with, you know, as quickly as we can to solve this problem, and 
I would guess, General Gibson, the military is going to have 
to--if there is a period of time here to patch training 
operations, you're going to have to find a way to do that.
    But this is, you know, it's disappointing, if we find 
ourselves in 2012 without the capability we need. And so, from 
this hearing, I hope--I'm going to await anxiously, the report 
that was required last April, and I--hopefully I get it next 
month--either later this month or next month, and then have 
some discussions again about where do we go from here, and how 
do we fix this, if there's a time that's not--in which the 
training capability doesn't exist, here.
    Major General Gibson. Sir, I just wanted to follow up that 
we both realize--between us and the FAA, and Mr. Krakowski and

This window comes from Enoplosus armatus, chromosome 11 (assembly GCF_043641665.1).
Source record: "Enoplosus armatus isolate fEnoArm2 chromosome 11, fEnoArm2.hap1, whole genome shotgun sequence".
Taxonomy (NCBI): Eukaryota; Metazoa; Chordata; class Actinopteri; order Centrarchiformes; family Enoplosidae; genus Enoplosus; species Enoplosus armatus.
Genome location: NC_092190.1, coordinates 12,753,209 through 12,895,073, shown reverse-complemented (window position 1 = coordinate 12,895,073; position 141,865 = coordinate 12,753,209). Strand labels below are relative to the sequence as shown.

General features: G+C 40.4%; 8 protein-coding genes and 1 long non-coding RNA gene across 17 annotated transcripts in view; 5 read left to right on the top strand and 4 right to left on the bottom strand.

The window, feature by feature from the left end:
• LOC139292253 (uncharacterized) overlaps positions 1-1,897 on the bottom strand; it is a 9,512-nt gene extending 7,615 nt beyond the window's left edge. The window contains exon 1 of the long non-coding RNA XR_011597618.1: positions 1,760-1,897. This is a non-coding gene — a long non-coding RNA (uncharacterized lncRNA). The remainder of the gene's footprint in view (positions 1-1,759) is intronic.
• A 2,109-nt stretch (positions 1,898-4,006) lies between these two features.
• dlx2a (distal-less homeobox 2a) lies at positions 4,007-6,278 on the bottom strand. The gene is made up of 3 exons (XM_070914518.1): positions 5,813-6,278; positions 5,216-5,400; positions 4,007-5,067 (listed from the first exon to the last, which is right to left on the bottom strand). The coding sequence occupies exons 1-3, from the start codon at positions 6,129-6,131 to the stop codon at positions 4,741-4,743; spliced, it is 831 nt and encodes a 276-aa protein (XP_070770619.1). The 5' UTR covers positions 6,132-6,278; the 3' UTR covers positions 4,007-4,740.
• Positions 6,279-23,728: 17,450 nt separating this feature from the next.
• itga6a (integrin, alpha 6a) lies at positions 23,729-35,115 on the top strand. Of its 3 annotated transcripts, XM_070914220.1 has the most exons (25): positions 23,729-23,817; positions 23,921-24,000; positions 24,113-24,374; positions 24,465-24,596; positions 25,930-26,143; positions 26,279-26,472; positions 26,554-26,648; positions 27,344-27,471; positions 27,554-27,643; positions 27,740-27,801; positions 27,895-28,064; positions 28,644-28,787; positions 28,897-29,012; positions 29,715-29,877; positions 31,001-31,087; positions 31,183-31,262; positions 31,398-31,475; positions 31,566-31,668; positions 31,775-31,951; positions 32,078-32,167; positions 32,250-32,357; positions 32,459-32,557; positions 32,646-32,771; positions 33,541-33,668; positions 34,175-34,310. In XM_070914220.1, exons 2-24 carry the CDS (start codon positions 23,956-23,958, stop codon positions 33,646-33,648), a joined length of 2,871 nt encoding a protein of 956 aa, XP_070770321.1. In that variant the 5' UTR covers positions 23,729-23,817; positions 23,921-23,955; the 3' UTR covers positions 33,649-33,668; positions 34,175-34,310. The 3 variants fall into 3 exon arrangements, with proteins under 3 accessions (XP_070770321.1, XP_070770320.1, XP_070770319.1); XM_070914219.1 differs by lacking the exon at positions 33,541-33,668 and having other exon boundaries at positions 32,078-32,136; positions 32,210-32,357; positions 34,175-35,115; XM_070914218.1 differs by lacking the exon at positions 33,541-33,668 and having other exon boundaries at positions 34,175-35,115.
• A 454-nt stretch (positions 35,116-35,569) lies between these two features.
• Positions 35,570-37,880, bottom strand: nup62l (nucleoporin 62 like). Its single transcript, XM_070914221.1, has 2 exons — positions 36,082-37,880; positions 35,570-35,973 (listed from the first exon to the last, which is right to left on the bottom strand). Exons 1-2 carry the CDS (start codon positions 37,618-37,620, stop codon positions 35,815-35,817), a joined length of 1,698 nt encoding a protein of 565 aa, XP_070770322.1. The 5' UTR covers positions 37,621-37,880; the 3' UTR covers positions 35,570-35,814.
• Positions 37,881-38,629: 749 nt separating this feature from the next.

I do exchange cell phone numbers, we have been able to work 
through Haiti and other contingencies with some expedition and, 
in making it happen. So, we realize we have to partner, and we 
realize both of us have components of this portion that we need 
to solve, you know, on our side, if you will, before we are 
able to achieve solutions.
    So, I think with the right focus, I'm still optimistic that 
it can be done.
    Senator Dorgan. Congressman Pomeroy?
    Congressman Pomeroy. Senator Dorgan, I'm very pleased that 
you've brought the Committee here to have this very timely 
hearing, and I'm concerned. I've been disappointed with the 
slippage of timeline with the Air Force getting the RPAs here, 
to fully realize that we're on a timeline where, upon their 
delayed arrival, they won't be able to fly, it just raises real 
questions about whether or not the mission plan for the base 
will be operative, in any kind of timely way.
    The discussion across the panel tells me that in the 19 
months since we last met here, progress has been made on 
process, but I'm not seeing sufficient product out of the